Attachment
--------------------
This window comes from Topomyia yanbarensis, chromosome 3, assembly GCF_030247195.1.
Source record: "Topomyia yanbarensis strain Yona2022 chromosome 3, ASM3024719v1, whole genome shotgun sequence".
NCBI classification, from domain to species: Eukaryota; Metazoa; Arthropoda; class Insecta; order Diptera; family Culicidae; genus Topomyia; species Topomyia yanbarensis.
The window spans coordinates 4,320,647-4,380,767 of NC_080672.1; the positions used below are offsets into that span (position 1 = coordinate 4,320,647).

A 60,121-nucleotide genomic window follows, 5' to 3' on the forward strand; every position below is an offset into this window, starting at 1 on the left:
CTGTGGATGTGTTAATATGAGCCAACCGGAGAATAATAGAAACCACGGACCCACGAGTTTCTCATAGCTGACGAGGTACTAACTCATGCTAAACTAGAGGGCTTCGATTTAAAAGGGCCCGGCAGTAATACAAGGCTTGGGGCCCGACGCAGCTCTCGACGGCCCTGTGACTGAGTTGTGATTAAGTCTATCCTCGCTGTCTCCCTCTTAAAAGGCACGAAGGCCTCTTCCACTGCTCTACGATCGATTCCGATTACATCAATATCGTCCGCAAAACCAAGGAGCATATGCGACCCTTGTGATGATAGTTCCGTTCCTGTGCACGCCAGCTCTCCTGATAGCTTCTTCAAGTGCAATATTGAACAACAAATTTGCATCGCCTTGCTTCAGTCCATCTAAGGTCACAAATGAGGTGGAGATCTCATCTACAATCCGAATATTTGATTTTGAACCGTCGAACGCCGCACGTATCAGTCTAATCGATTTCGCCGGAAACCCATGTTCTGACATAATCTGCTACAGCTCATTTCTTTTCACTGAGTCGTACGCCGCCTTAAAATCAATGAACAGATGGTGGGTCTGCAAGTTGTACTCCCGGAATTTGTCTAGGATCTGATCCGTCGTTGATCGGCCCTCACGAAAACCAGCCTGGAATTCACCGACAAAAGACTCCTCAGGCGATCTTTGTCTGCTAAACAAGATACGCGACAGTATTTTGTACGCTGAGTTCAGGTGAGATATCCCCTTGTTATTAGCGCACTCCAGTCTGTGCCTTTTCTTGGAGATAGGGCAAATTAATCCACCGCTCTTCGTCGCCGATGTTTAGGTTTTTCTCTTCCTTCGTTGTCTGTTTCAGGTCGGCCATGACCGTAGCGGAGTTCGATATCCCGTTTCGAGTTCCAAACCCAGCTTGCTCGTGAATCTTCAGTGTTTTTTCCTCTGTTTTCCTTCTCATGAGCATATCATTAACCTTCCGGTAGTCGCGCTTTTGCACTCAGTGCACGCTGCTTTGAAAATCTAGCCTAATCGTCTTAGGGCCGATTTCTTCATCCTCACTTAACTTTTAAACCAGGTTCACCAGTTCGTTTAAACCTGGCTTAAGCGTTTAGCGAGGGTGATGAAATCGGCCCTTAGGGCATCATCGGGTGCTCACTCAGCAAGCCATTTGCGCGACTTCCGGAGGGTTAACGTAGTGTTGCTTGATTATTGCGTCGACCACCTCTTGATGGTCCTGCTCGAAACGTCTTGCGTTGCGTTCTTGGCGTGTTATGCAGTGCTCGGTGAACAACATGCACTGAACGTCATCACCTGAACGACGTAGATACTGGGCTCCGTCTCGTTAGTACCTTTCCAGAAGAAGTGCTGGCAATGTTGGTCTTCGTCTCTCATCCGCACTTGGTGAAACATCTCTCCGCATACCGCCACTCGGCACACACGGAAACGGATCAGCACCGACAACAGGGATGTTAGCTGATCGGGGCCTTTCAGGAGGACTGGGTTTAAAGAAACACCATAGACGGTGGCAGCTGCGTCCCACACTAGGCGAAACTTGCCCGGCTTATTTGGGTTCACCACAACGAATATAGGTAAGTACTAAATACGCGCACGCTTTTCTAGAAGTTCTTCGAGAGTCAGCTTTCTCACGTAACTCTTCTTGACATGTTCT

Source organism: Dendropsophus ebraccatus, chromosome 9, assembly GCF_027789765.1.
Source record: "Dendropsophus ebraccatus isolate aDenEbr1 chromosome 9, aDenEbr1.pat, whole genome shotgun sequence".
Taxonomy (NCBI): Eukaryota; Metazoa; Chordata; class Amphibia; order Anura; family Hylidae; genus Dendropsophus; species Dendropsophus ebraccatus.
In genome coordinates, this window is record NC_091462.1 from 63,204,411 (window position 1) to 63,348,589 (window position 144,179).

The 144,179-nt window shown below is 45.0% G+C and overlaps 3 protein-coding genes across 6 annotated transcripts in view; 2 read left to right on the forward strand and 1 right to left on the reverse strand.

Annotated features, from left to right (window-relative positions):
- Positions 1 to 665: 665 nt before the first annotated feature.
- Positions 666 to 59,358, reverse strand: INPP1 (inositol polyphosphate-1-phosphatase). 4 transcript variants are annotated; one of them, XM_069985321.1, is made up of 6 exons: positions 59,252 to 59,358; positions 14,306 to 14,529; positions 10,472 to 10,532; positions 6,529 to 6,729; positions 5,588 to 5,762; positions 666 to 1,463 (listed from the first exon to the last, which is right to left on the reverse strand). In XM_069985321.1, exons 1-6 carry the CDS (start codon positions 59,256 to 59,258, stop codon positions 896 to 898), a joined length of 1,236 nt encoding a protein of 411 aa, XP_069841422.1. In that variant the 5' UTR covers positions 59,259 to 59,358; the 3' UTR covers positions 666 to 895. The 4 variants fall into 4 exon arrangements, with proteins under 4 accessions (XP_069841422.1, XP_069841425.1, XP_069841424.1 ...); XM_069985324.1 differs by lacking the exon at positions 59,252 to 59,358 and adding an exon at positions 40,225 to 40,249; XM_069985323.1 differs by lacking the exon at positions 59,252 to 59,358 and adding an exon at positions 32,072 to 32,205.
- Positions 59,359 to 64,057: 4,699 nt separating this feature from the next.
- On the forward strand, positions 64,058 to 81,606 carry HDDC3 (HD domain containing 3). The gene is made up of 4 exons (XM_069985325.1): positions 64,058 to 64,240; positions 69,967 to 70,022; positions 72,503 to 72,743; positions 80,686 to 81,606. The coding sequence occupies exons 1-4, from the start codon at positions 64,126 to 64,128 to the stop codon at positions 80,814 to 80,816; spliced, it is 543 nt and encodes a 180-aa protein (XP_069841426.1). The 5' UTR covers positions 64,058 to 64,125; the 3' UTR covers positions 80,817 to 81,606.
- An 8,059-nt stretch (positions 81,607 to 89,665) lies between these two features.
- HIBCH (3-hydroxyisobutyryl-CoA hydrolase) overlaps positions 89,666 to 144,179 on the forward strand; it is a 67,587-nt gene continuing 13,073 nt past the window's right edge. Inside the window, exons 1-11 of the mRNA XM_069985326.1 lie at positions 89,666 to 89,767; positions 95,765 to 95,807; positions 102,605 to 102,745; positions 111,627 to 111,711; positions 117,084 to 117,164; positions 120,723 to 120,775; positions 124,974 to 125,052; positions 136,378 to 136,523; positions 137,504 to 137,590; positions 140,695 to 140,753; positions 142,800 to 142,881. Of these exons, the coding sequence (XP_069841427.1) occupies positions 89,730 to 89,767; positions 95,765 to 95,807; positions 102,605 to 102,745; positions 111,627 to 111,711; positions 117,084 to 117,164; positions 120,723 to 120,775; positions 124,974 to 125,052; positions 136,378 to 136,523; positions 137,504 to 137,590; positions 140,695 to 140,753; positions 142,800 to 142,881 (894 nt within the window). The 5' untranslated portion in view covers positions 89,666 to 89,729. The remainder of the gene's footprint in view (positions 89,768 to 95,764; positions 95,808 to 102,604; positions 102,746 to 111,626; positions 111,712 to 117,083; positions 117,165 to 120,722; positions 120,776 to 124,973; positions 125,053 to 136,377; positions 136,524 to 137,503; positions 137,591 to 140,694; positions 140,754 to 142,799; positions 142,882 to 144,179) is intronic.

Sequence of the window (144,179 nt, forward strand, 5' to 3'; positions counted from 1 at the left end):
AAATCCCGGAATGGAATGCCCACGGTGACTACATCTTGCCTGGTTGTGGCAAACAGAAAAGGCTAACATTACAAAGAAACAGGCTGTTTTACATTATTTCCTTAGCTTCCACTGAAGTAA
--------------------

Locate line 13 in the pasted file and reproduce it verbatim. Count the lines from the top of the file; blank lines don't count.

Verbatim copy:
- Positions 1 to 665: 665 nt before the first annotated feature.